There may be a presidential election afoot in the U.S, but Washington also has some other pressing issues on its mind. In the latest instance of a member of Congress stressing urgency to review Chinese investment in American media companies, John Culberson (R-TX) has written to Assistant Attorney General John Carlin and specifically asked him to take seriously the moves of Dalian Wanda Group in the industry.
In a letter dated today and obtained by Deadline (read it here), Culberson, who is the Chairman of the House Subcommittee on Commerce, Justice, Science and Related Agencies, asks Carlin whether the Foreign Agents Registration Act (FARA) is being “effectively used as a tool to address foreign lobbying and propaganda efforts in the United States, especially by countries like China and Russia.”
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FARA requires those acting as agents of foreign countries to make a public disclosure of their relationship with their government. The act was initiated to thwart foreign agents from infiltrating the U.S. government with propaganda. The Congressman is particularly concerned with any lobbying efforts that may have taken place from the Chinese.
Culberson references an audit by the Office of the Inspector General of the National Security Division’s enforcement and administration of FARA which was published in September. The report made 14 recommendations to help improve FARA’s effectiveness. Today, he pointed to recommendation No. 12 which urges a formal assessment of the Lobbying Disclosure Act exemption, along with other current FARA exemptions and to determine whether a formal effort to seek legislative change on any of these exemptions is warranted.” The OIG report is here.Some in the political arena suspect that lobbyist Richard Berman is funded and motivated against those who are against Wanda’s acquisition of the Carmike theater chain. There is a billboard on Sunset Boulevard that very clearly describes China as a puppet-master.
Culberon’s letter follows the Government Accountability Office’s recent decision to review the Committee on Foreign Investment in the United States following a request by 16 bipartisan members of Congress.
A letter from the lawmakers to the GAO in September also specifically cited Wanda, which owns AMC Entertainment and Legendary Entertainment and is interested in buying additional properties. Today’s letter from Culberson includes Hunan TV’s deal with Lionsgate.
“Concerns” have been raised, the earlier letter said, about Wanda’s “acquisition of major American movie studios, including Legendary Entertainment and Paramount Studios, and the AMC and Carmike theatre chains due to growing concerns about China’s efforts to censor topics and exert propaganda controls on American media.”
That was written before the sale of a portion of Paramount to Wanda effectively became moot. Representative Culberson’s letter also somewhat misguidedly refers to the Paramount deal. However, the GAO is going ahead with a study of CFIUS.
Wanda is not a state-owned entity. However, as with most companies in China, its chairman has a relationship with the government. Just this evening, Wanda’s North American reps released this statement:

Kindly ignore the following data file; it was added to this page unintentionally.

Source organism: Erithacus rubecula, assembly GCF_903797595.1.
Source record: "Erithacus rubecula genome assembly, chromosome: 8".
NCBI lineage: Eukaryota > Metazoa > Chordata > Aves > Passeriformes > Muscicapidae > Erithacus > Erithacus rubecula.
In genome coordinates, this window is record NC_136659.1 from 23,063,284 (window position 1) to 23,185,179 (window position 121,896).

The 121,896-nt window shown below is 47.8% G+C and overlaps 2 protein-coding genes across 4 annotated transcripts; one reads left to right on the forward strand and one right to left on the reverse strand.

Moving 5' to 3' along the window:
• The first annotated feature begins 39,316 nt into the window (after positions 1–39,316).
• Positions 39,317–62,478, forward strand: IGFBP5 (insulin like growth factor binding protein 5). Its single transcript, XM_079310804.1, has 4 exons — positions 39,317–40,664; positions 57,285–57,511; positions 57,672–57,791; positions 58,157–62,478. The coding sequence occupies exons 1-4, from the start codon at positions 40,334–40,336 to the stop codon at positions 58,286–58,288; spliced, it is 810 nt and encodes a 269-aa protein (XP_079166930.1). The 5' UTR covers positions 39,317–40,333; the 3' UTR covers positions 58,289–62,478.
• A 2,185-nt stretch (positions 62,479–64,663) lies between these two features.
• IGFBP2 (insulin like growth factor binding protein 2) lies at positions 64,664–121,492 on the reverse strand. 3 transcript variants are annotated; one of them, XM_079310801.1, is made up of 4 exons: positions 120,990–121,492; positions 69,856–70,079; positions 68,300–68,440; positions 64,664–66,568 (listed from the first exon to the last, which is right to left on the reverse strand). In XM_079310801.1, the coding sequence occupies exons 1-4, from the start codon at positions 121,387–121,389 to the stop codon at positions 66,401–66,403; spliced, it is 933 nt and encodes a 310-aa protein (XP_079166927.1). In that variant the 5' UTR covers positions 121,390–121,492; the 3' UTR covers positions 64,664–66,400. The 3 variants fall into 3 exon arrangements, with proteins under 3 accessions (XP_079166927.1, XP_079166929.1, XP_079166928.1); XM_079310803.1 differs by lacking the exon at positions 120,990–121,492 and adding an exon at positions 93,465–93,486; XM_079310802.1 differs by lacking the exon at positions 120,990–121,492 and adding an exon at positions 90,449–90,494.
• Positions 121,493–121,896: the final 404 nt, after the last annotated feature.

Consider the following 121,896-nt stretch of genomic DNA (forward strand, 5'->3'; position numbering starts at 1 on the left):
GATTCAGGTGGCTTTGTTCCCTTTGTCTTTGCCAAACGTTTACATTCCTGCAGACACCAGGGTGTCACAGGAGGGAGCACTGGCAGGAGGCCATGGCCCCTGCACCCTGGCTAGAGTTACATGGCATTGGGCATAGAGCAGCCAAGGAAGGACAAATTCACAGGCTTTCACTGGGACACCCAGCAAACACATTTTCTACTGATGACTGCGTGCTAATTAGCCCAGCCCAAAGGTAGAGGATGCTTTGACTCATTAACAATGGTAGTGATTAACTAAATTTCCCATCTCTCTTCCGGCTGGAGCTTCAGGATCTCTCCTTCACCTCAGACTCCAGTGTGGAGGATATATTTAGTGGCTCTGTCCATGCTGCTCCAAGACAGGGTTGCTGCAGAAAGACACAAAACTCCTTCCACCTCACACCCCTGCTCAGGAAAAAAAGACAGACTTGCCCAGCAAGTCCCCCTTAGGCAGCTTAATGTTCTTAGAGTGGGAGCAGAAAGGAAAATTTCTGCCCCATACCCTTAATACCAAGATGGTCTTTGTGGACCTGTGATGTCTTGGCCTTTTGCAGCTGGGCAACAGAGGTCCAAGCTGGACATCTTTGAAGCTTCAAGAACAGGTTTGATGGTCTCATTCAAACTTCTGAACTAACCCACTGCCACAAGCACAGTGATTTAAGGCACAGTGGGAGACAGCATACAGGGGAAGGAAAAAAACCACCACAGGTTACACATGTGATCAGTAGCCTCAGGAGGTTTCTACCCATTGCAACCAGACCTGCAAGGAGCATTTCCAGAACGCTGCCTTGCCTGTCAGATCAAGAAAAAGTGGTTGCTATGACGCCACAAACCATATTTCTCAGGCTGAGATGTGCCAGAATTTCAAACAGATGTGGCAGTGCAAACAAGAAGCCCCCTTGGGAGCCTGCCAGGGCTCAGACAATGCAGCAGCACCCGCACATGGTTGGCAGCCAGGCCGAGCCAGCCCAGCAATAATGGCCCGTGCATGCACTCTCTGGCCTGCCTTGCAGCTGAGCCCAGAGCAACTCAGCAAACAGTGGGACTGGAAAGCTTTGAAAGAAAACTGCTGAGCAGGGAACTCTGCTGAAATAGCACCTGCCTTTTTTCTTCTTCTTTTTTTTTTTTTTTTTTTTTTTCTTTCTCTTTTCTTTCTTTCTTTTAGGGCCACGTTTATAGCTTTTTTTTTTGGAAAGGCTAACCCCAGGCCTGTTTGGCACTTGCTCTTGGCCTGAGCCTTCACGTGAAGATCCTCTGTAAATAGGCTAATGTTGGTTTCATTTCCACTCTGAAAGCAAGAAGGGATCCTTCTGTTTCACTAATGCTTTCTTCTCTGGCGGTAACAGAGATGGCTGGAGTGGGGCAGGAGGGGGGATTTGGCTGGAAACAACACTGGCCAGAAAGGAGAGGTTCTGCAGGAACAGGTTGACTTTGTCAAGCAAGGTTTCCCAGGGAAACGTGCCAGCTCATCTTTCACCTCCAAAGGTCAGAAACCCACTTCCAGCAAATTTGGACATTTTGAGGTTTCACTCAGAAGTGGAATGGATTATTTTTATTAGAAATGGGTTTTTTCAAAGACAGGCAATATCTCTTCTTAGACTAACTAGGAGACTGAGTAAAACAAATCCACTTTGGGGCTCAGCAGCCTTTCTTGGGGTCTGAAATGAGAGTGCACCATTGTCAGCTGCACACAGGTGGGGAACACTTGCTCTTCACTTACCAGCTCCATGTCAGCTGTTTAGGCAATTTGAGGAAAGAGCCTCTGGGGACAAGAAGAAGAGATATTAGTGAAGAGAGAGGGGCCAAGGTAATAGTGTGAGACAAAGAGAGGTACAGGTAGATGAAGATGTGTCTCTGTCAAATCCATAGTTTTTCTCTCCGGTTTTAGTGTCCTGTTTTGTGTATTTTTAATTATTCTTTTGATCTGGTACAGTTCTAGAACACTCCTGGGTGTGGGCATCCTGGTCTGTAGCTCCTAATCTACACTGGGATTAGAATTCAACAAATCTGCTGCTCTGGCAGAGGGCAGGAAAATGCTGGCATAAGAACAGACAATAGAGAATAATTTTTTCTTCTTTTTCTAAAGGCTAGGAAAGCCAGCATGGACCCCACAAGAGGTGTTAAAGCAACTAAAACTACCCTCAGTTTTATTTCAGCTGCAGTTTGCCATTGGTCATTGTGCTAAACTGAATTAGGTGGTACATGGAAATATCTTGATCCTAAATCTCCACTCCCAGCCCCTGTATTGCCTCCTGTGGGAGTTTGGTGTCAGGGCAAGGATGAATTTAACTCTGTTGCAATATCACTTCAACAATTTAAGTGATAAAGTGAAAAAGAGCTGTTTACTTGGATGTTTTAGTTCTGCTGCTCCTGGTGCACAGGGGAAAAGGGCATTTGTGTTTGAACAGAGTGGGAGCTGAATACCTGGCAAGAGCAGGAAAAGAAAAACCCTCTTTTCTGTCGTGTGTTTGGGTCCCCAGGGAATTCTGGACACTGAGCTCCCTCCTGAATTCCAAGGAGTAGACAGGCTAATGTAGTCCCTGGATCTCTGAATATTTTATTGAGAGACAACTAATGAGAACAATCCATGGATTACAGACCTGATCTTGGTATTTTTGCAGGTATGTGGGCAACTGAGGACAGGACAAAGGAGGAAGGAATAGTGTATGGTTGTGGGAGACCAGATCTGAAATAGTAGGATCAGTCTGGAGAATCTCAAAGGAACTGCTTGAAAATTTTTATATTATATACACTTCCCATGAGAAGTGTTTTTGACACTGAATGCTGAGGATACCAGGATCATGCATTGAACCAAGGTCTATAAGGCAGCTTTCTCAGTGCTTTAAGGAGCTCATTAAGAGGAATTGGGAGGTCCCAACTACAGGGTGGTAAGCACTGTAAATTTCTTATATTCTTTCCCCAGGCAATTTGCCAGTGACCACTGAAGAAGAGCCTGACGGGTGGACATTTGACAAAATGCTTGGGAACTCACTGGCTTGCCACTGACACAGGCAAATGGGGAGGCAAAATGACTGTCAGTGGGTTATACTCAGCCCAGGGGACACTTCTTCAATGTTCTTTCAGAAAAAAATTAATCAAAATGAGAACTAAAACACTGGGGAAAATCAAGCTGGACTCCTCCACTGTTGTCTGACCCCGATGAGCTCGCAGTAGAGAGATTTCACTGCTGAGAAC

“Wanda has and will continue to comply with all applicable US Law in connection with its media and entertainment investments in the United States including without limitation making the appropriate filings with the Federal Trade Commission and the Department of Justice.”
Wanda has been on a roll in the U.S., including in the real estate, insurance, agriculture and entertainment industries. Most recently the Chinese group entered into a plan to partner with Sony on tentpoles with global appeal. It also is contemplating a deal that could give it control of Dick Clark Productions.
One Hollywood film industry exec earlier this week poured water on the idea that Wanda would exercise its muscle in the service of propaganda or furthering Chinese-specific interests via its U.S. deals. That’s not what market forces are going to demand, that source told Deadline.
“The Chinese and Wanda are all about making money,” the exec said. “Look at the kind of movies we’re making now. It’s all about tentpoles, sequels, theme parks. … If Wanda gets part of that and tries to put Chinese people in movies and it doesn’t fit, they’ll realize it’s a bad move.”
But last night, an editorial in the Washington Post noted, “Not only does Beijing seek to impose its censor’s rules on American films, but it also refuses foreign investors the same access to Chinese media and entertainment industries that Dalian Wanda enjoys in the United States. It is not far-fetched to assume that China would seek to spread pro-regime propaganda via ownership of U.S. entertainment media.”
Wanda’s chairman, Wang Jianlin, is due to speak in Los Angeles on October 17. The executive, who’s China’s richest man, is not shy about making grand proclamations. He told Reuters in late August, “My goal is to buy Hollywood companies and bring their technology and capability to China.” He added, “If one of the Big Six (studios) would be willing to be sold to us, we would be interested.” Wanda holds 75% of AMC Theatres in the U.S. and is the largest exhibitor in China with 18% of PROC screens and also owns Australia’s Hoyt’s. With a completed purchase of Odeon & UCI Cinemas Group and Carmike Cinemas, Wanda will control 15% of global box office revenues and could reach its goal of controlling 20% ahead of a 2020 target, Wang has said.
It will be interesting to see how, or if, he addresses the growing questions surrounding his business model.
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